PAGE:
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Mushroom picking

By 5 March 2012 33

I realise people might be sensitive about picking mushrooms given the deaths last month.

But I just picked some fabulous pine mushrooms off O’Connor Ridge.

I won’t describe them as I don’t want to encourage newbies.  But those in the know will know where to go to find them.

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33 Responses to Mushroom picking
#1
jessieduck9:19 am, 05 Mar 12

Why would you feel the need to post this? It’s irresponsible and insensitive. Bad judgement call writing it and bad call posting it.

#2
harryhaller9:45 am, 05 Mar 12

Let’s all hope akinom is not chef in a restaurant, if so it would be nice to know where. :-P

#3
Watson10:04 am, 05 Mar 12

I was just wondering if we have a mushroom identification service in Canberra (saw they have one in Melbourne) or some courses in identifying mushrooms. I don’t think I have ever seen so many out and it seems like such a shame to waste them! In Europe it is normal to go out mushroom picking in autumn, and not because of the lack of poisonous ones…

#4
akinom10:17 am, 05 Mar 12

Yes, I didn’t wonder if I’d get branded irresponsible. But I did try to put caveats around the post. Obviously still not enough. So much for free speech.

#5
Disinformation10:17 am, 05 Mar 12

jessieduck said :

Why would you feel the need to post this? It’s irresponsible and insensitive. Bad judgement call writing it and bad call posting it.

Six months ago, you wouldn’t have even blinked.
Car accidents kill and maim people in the world every single day, but you’re not concerned about people saying “Have a safe trip”?

The only reason that you find this post in any way appropriate is that YOU PERSONALLY find it that way. If there had been more education available and experience had by everybody, there would be no deaths. Can you comprehend that?

#6
shirty_bear10:20 am, 05 Mar 12

Watson said :

In Europe it is normal to go out mushroom picking in autumn, and not because of the lack of poisonous ones…

What? You’re suggesting that mushroom picking would not lose popularity in Europe if there were indistinguishable yet lethal ‘shrooms also scattered around? That beggars belief.

#7
shauno10:33 am, 05 Mar 12

jessieduck said :

Why would you feel the need to post this? It’s irresponsible and insensitive. Bad judgement call writing it and bad call posting it.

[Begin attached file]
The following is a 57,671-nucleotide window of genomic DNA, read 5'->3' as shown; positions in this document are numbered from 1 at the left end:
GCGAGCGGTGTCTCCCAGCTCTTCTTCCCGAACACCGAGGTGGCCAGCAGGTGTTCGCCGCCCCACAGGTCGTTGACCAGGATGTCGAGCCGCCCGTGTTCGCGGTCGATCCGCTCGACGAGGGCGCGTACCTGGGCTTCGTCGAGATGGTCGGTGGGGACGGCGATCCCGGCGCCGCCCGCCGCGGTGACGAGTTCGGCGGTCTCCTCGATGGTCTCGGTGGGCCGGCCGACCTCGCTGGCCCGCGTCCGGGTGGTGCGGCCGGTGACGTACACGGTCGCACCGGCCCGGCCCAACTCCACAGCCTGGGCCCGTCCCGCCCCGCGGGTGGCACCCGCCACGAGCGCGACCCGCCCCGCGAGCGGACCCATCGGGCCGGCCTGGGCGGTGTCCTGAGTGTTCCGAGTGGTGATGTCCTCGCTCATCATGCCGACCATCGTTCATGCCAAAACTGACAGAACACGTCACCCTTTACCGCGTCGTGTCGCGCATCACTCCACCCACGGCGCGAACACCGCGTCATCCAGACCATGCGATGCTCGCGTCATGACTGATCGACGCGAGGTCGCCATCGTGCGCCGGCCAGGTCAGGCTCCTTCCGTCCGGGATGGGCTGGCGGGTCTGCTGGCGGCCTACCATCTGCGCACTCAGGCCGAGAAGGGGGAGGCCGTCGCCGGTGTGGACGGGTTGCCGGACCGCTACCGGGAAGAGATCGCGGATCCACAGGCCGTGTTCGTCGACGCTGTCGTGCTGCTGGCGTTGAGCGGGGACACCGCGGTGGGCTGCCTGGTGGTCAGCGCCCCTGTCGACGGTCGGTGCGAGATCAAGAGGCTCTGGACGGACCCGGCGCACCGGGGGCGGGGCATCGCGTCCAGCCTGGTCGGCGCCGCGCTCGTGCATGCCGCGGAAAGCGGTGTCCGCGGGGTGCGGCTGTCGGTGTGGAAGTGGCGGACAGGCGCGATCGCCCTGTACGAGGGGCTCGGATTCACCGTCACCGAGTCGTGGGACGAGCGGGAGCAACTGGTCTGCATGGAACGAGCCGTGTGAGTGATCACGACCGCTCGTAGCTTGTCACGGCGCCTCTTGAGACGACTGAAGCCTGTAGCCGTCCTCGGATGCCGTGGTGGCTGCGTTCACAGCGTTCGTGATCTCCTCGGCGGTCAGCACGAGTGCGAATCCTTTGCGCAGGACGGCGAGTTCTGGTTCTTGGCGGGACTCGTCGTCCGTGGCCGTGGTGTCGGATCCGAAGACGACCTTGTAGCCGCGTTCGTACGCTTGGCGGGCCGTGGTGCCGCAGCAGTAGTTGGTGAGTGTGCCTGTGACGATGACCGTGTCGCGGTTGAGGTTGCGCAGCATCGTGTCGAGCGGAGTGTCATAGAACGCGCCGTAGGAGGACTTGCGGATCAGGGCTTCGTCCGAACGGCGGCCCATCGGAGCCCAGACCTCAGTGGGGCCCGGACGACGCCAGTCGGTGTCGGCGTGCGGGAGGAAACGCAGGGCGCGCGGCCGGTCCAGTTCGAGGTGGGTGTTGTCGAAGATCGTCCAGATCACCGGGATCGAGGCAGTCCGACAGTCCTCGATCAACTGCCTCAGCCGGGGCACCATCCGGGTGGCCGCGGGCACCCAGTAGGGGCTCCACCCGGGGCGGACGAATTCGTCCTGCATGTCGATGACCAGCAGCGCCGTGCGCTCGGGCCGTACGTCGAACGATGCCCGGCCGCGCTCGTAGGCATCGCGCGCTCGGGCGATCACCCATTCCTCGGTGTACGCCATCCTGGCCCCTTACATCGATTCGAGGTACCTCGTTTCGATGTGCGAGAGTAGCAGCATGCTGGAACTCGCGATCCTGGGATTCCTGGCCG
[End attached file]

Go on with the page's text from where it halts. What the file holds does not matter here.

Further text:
Well I think it could be a reflection on our time. I use to pick mushrooms with my dad whats wrong with that. And I learnt the bad ones and good ones.

#8
Stevian10:37 am, 05 Mar 12

If we don’t here from akinom again we can assume he learnt his lesson, one way or another.

shirty_bear said :

Watson said :

In Europe it is normal to go out mushroom picking in autumn, and not because of the lack of poisonous ones…

What? You’re suggesting that mushroom picking would not lose popularity in Europe if there were indistinguishable yet lethal ‘shrooms also scattered around? That beggars belief.

Maybe it does beggar belief, but it’s true. Those that heave learned can tell the good from the bad. Most of those that claim they can, can’t, they’ve just been lucky so far

#9
borizuka10:49 am, 05 Mar 12

This rain will be brilliant for the mushroom lover.
You wouldn’t even need to go to the “secret spot” any more, just any pine forest will do!

Bring on the hundreds of jars of mushrooms in our store :)

(We are obviously from European origin)

#10
neanderthalsis10:53 am, 05 Mar 12

shirty_bear said :

Watson said :

In Europe it is normal to go out mushroom picking in autumn, and not because of the lack of poisonous ones…

What? You’re suggesting that mushroom picking would not lose popularity in Europe if there were indistinguishable yet lethal ‘shrooms also scattered around? That beggars belief.

The Death Cap is actually widely distributed across many European nations.

I honestly don’t see what the fuss is, if he knows what he is doing and doesn’t kill anyone but himself why should the rest of us bat an eyelid.

There are plenty of poisonous fish out there but people don’t go into hysterics when you serve up a wild caught fish…

#11